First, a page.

Ten years after Israel and Hizbullah fought a bloody but inconclusive 34-day war that left more than 1,000 soldiers and civilians dead in July and August of 2006, the Lebanese Shiite militant group has been transformed.
Hizbullah is now a regional military power, a cross-border strike force, with thousands of soldiers hardened by four years of fighting on Syrian battlefields on behalf of President Bashar al-Assad. There are 7,000 Hizbullah fighters in Syria, Israeli commanders say. “In 2006, Hizbullah fought a guerrilla war. Today, Hizbullah is like a conventional army,” said Elias Hanna, a retired Lebanese army general who teaches at the American University of Beirut.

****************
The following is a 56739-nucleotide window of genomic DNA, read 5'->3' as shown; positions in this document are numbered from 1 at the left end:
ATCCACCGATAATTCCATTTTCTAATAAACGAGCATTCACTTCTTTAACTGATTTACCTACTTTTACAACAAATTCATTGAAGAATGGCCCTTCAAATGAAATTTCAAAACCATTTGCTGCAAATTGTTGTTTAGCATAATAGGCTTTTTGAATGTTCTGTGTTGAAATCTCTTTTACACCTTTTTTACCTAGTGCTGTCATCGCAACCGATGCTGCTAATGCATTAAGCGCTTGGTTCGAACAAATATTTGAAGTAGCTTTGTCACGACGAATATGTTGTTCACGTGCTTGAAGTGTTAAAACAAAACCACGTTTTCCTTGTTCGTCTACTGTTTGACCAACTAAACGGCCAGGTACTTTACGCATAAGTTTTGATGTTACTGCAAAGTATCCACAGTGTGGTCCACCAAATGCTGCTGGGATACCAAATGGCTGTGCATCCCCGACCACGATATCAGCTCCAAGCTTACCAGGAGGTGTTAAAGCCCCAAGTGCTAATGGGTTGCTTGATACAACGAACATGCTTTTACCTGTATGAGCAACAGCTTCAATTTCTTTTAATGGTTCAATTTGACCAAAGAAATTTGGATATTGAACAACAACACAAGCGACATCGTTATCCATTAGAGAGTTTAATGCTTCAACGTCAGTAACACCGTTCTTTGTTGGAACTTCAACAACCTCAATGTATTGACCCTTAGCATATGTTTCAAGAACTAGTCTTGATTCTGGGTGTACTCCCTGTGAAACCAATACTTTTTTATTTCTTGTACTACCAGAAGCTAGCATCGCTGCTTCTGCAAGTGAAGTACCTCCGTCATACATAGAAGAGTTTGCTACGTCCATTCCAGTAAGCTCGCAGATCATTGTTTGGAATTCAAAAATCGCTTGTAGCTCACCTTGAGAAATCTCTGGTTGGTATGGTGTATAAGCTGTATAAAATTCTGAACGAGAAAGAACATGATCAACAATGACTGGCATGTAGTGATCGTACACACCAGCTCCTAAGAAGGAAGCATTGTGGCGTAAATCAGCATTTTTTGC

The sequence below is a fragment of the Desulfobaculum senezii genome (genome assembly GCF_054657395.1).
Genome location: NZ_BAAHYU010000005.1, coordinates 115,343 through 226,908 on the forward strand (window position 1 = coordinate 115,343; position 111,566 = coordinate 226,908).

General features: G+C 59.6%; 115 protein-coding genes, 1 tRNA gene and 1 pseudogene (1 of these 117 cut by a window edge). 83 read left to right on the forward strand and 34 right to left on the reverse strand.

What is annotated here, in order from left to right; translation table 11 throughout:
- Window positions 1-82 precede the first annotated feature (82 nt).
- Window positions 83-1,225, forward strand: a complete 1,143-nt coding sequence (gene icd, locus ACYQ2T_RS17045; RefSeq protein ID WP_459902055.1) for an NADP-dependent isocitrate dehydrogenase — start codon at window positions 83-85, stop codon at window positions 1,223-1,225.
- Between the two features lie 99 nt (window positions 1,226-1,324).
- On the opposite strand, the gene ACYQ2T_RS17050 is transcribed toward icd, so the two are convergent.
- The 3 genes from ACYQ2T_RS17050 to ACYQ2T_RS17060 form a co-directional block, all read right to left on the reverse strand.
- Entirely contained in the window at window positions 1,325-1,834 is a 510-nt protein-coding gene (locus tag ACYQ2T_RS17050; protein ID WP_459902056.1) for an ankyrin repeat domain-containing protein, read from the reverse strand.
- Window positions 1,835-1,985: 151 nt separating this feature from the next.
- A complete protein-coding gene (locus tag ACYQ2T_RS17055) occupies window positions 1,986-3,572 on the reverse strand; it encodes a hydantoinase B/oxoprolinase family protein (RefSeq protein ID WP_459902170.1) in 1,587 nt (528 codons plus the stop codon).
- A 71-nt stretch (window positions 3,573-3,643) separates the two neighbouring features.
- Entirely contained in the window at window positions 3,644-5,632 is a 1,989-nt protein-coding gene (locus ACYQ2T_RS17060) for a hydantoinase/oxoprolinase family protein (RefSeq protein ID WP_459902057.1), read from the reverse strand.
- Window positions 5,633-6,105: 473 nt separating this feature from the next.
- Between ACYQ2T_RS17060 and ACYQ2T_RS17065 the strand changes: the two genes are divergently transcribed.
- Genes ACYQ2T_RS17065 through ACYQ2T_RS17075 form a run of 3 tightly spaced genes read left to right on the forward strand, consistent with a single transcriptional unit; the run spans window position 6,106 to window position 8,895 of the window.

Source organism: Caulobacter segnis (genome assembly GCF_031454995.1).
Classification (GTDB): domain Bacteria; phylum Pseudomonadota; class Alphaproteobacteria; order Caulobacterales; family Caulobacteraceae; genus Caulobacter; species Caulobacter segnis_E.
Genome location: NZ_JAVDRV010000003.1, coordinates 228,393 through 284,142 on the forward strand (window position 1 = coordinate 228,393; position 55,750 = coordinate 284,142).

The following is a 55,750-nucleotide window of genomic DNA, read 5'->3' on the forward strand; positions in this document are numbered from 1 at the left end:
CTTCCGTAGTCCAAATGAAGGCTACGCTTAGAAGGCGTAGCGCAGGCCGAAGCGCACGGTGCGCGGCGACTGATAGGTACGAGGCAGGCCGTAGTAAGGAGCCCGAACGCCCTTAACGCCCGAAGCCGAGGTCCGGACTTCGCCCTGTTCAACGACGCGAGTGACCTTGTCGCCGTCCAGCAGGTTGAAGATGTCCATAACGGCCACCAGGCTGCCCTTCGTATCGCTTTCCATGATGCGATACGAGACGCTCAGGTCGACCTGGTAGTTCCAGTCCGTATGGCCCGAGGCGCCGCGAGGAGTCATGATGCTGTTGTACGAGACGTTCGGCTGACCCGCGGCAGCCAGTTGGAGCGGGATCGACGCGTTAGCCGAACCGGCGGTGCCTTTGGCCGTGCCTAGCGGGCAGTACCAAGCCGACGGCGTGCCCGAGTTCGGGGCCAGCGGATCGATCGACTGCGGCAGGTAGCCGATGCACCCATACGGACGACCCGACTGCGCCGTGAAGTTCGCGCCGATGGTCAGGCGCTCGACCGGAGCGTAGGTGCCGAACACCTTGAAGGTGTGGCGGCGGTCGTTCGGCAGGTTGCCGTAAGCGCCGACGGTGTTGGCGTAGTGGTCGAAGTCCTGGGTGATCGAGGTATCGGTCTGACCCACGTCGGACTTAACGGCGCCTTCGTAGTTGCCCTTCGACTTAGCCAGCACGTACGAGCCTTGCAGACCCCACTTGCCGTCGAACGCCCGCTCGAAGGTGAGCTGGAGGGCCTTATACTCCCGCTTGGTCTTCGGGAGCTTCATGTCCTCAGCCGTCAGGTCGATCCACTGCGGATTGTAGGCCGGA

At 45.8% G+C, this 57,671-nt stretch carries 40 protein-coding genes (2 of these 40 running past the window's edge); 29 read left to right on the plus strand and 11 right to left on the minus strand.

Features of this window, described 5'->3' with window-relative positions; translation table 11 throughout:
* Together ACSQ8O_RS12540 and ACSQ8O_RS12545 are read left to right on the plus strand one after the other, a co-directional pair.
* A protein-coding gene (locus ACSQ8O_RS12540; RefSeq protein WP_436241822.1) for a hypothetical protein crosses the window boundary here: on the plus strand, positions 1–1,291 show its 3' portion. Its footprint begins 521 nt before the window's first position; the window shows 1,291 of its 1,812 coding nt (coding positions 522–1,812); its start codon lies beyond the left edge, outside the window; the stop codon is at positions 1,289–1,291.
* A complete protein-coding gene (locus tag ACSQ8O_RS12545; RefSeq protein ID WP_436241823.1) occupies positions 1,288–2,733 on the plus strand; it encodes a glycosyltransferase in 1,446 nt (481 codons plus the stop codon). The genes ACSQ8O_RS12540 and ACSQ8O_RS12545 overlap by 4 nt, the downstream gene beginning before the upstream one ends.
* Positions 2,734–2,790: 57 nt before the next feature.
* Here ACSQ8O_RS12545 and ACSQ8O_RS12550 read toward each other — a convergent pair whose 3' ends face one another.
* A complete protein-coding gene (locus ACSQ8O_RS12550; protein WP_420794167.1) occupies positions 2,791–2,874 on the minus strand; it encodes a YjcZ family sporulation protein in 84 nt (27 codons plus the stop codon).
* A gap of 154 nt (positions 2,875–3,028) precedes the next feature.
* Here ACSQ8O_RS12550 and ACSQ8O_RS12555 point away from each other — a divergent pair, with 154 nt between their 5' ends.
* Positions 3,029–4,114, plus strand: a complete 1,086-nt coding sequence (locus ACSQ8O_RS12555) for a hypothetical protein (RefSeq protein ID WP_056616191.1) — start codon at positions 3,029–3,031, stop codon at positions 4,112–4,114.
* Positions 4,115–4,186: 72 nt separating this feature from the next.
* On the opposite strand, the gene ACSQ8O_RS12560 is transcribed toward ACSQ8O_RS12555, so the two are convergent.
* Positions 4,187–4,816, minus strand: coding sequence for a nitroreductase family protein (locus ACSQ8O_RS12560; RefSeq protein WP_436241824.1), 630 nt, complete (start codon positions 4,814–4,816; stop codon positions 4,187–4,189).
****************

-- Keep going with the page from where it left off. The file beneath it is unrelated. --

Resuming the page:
In briefings with reporters in Tel Aviv, Israeli military intelligence officers in the past year have begun to show aerial photographs of villages in Hizbullah’s southern stronghold. A photograph of the town Muhaybib is covered with red squares marking the placement of what the Israelis say are command posts, anti-tank positions, tunnels and launch pads. Israel says there are 90 buildings in the village of 1,100 people and that 35 buildings are being used by Hizbullah.
(c) The Washington Post / Matzav.com Israel